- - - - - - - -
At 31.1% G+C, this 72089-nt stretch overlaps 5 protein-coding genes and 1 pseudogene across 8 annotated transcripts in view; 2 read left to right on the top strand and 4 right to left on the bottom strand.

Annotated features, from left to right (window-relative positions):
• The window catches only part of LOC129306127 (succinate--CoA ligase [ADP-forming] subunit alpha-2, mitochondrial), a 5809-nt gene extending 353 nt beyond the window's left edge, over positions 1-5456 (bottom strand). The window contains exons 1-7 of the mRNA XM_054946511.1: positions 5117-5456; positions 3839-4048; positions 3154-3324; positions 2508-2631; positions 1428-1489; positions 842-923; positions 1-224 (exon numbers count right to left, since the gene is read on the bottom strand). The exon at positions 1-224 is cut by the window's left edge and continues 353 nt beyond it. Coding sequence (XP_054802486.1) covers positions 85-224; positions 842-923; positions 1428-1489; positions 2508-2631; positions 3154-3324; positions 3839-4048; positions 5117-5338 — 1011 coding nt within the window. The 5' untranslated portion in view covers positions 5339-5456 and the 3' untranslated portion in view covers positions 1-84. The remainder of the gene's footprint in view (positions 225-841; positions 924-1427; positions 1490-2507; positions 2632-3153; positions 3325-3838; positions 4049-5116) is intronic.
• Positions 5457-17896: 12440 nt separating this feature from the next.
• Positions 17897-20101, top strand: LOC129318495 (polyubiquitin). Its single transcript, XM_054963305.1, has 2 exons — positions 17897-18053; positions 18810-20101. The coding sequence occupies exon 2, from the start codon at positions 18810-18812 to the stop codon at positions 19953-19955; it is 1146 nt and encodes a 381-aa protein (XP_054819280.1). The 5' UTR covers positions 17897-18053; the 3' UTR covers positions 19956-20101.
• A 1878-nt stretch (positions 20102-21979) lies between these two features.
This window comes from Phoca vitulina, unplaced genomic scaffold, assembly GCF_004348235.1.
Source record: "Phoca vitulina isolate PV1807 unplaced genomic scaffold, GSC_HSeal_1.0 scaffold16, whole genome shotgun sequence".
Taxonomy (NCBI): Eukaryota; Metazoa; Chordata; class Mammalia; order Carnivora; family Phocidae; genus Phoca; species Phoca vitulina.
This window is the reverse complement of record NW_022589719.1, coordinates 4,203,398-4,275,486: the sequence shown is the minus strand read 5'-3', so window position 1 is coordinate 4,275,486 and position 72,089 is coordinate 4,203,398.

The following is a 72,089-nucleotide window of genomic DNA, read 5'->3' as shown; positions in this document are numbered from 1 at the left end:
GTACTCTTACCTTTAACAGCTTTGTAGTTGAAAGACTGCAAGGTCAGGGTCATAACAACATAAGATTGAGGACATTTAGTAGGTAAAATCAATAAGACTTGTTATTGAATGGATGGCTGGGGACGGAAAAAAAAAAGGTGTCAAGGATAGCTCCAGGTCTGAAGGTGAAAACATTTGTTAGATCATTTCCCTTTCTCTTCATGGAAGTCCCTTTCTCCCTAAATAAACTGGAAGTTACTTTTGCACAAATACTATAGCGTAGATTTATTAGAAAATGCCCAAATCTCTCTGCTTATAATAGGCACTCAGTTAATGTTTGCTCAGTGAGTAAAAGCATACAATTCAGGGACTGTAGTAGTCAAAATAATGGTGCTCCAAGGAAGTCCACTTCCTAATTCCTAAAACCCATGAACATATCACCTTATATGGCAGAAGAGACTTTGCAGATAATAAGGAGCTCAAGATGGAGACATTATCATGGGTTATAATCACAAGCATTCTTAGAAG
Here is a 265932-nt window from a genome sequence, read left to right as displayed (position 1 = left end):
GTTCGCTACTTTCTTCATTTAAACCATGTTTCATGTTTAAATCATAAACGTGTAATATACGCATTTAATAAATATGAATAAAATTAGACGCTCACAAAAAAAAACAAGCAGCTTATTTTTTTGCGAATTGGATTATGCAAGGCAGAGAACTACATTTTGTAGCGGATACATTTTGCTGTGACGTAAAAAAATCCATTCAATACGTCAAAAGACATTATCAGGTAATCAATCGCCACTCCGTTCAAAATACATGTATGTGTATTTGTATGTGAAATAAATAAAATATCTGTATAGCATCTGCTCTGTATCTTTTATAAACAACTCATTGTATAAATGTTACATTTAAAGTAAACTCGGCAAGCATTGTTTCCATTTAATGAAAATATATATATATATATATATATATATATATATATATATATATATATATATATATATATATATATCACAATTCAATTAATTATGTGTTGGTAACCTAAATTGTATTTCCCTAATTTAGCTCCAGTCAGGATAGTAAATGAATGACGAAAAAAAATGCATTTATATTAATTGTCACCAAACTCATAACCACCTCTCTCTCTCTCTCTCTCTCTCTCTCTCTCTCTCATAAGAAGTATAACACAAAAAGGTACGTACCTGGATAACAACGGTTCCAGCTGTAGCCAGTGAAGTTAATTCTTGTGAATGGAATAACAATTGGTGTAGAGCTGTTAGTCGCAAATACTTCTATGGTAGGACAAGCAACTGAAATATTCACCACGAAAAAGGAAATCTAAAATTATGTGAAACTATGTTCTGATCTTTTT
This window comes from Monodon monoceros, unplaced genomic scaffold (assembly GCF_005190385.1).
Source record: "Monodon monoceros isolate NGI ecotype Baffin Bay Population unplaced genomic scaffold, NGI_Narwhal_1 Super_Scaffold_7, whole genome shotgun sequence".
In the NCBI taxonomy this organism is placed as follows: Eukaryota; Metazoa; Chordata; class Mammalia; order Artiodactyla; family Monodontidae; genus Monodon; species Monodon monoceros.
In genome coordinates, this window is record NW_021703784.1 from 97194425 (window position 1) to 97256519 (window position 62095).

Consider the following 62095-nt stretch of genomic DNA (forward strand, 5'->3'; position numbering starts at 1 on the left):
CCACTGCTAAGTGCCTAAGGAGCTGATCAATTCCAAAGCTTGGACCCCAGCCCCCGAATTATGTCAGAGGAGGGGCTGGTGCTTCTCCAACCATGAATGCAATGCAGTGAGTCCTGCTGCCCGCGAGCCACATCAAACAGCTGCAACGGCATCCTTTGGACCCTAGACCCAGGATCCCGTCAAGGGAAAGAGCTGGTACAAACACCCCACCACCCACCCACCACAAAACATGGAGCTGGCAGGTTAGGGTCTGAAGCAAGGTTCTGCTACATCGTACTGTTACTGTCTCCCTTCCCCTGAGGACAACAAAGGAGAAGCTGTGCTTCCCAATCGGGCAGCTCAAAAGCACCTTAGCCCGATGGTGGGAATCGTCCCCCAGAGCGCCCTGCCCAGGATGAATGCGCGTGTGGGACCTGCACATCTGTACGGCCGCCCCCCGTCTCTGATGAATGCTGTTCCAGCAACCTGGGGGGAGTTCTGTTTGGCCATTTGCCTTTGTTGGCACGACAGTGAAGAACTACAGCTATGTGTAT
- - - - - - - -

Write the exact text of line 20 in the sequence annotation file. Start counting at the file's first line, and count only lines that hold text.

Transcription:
CCACTGCTAAGTGCCTAAGGAGCTGATCAATTCCAAAGCTTGGACCCCAGCCCCCGAATTATGTCAGAGGAGGGGCTGGTGCTTCTCCAACCATGAATGCAATGCAGTGAGTCCTGCTGCCCGCGAGCCACATCAAACAGCTGCAACGGCATCCTTTGGACCCTAGACCCAGGATCCCGTCAAGGGAAAGAGCTGGTACAAACACCCCACCACCCACCCACCACAAAACATGGAGCTGGCAGGTTAGGGTCTGAAGCAAGGTTCTGCTACATCGTACTGTTACTGTCTCCCTTCCCCTGAGGACAACAAAGGAGAAGCTGTGCTTCCCAATCGGGCAGCTCAAAAGCACCTTAGCCCGATGGTGGGAATCGTCCCCCAGAGCGCCCTGCCCAGGATGAATGCGCGTGTGGGACCTGCACATCTGTACGGCCGCCCCCCGTCTCTGATGAATGCTGTTCCAGCAACCTGGGGGGAGTTCTGTTTGGCCATTTGCCTTTGTTGGCACGACAGTGAAGAACTACAGCTATGTGTAT